How to Paint a Room: 10 Steps to Painting Walls Like a DIY Pro
Learn how to paint a room in your house or home with these simple DIY steps and brighten up any area in no time
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Painting a space is a popular project for starting DIYers and seasoned renovators alike. After all, it’s pretty painless, reasonably low-cost, and must something go terribly wrong, easy to fix. However prior to you grab your roller and get going, it is essential to have a plan of attack. Continue reading to discover how to paint a space and see the actions you’ll need to follow to make sure your job is a success.
1. Plan your technique
Start by considering how you want the ended up task to keep in mind and look that you’re not restricted to four walls in the same color. Consider painting an accent wall in a strong color or highlighting moldings in a contrasting shade or finish. And don’t forget to look up and see whether the ceiling could use a refresh also.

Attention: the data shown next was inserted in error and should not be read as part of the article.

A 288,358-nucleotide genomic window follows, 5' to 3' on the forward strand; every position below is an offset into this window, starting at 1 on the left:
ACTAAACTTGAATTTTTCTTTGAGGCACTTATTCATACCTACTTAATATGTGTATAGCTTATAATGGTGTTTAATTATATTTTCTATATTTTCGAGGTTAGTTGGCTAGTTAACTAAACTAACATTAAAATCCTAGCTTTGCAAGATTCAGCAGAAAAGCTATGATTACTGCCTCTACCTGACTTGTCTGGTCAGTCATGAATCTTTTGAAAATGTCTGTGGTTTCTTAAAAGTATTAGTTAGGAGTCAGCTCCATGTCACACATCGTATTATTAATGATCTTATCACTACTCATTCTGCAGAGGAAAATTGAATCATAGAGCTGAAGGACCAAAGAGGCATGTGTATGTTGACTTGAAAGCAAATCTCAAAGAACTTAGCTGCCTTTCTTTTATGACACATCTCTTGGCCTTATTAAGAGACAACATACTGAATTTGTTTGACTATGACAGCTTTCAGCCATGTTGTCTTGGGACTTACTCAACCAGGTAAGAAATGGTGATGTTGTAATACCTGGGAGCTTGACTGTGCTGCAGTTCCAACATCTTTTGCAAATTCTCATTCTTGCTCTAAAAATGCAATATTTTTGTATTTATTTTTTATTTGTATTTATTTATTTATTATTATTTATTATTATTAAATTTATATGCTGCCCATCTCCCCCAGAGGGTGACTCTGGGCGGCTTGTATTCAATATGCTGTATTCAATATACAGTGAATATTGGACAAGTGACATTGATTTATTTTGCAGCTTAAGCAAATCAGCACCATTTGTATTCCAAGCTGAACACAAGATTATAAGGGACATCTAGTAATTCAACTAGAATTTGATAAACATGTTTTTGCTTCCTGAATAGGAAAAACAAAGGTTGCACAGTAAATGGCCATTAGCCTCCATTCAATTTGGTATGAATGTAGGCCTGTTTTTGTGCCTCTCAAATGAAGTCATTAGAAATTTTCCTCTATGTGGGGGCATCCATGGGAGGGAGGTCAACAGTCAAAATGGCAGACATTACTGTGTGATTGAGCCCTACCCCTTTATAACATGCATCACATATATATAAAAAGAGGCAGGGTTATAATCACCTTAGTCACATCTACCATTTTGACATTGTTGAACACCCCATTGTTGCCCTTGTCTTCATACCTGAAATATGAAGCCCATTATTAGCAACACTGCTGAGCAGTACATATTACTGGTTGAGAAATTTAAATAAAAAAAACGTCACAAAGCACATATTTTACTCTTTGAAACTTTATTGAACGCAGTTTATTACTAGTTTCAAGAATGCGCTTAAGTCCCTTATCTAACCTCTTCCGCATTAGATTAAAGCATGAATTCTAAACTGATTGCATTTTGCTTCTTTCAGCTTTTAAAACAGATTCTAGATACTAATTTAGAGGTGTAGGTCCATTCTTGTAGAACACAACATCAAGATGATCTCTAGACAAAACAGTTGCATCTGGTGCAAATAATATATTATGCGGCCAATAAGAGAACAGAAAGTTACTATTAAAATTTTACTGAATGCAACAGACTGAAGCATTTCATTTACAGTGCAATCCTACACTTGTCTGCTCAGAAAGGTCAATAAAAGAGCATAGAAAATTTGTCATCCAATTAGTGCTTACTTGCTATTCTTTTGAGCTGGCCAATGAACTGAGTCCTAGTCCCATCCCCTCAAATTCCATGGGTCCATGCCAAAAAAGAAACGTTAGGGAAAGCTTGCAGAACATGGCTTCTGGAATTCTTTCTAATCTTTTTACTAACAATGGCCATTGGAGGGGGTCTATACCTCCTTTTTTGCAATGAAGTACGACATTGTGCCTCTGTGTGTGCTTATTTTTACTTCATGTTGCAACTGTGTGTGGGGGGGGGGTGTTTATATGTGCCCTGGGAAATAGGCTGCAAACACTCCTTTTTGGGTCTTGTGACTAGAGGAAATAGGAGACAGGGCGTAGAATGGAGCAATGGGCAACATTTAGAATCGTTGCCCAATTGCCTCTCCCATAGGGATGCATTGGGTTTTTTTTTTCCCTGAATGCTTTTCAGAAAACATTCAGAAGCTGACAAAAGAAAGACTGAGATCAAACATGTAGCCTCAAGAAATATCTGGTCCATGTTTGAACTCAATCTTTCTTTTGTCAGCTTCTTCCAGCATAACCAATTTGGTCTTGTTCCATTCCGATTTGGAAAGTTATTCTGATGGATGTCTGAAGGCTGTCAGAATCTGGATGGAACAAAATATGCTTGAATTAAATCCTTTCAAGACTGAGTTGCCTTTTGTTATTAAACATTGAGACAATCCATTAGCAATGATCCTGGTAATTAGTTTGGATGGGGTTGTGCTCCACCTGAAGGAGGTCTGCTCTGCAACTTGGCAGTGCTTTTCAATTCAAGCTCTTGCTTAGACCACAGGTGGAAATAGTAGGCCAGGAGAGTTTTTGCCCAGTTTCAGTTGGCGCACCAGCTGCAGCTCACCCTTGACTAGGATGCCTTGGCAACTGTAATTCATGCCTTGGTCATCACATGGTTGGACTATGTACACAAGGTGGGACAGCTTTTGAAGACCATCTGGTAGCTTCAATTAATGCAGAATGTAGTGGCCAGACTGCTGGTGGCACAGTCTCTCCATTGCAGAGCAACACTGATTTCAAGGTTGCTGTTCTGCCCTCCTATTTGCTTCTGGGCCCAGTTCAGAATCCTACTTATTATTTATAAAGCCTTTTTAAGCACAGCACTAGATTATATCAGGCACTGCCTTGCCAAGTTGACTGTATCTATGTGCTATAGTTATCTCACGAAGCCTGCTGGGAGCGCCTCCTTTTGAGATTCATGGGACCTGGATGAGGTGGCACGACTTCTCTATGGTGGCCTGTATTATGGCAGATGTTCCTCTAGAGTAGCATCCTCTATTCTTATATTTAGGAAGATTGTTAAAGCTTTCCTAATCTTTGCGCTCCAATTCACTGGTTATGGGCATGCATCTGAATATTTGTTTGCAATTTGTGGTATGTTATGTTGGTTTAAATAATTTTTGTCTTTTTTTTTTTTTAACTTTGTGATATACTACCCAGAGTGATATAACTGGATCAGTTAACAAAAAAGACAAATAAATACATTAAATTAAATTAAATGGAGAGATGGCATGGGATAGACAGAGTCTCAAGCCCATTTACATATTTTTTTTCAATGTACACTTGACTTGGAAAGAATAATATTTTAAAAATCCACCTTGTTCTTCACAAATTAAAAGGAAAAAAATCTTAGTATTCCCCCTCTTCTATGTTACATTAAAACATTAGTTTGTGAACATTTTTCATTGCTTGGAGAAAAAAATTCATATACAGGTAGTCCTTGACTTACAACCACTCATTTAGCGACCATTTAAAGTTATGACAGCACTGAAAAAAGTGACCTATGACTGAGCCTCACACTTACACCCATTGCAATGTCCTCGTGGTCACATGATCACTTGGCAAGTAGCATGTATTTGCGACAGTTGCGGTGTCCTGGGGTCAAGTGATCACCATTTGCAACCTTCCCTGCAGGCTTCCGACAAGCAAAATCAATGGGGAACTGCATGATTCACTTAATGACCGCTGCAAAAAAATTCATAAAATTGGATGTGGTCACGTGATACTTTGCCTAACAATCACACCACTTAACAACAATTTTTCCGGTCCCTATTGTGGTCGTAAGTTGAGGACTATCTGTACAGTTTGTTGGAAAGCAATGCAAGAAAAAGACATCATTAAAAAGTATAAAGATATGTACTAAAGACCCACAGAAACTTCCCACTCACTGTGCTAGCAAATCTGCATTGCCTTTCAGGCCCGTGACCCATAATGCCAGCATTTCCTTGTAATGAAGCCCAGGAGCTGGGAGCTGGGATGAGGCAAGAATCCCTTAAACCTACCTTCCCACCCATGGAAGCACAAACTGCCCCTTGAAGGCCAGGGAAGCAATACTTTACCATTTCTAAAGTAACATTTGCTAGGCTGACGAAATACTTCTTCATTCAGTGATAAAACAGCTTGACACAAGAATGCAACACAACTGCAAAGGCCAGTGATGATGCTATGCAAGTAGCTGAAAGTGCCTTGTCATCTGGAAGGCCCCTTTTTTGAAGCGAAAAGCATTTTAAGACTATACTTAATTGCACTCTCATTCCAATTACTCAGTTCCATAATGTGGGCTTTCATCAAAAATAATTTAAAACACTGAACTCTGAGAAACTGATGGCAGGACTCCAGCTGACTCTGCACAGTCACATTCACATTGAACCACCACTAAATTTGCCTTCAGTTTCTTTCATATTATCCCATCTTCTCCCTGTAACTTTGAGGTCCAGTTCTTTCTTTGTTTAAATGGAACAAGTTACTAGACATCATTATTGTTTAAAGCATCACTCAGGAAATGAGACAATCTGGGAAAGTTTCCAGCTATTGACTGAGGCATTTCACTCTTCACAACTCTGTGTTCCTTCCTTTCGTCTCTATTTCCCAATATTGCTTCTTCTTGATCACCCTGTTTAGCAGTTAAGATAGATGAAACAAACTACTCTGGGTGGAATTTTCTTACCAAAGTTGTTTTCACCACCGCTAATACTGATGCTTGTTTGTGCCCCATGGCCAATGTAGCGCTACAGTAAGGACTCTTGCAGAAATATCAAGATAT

2. Select your color
Start by figuring out the general color attributes: Do you desire a warm or cool shade? If you have existing furniture or art, you’ll also want to think about how the shade will match them. Evaluate the shades to see how they look in the space at various times of day.
Numerous paint companies also have tools on their websites that will let you upload a picture of your space and sneak peek different colors on the walls. Colors can look different in real-world conditions, so you’ll still require to attempt it out in the space.
3. Choose your materials and tools
Every job is unique and you may require various tools depending upon the paint you choose and the condition of your walls, however there are a few must-haves.
- Paint roller
- Paint roller extension pole
- Drop cloths
- Paint brushes
- Paint tray
- Painter’s tape
- Putty knife
4. Identify how much paint you’ll require
Whether you’re painting a powder room or the outside of your house, the general rule of thumb is one gallon per 400 square feet, states Carl Minchew, vice president of color innovation and style at Benjamin Moore. But that’s simply a rough standard: To get a more accurate number, which you’ll definitely desire for big tasks, utilize a paint calculator like the ones offered by Benjamin Moore or Pratt & Lambert; they consider doors and window measurements. (And both presume 2 coats of paint per project.).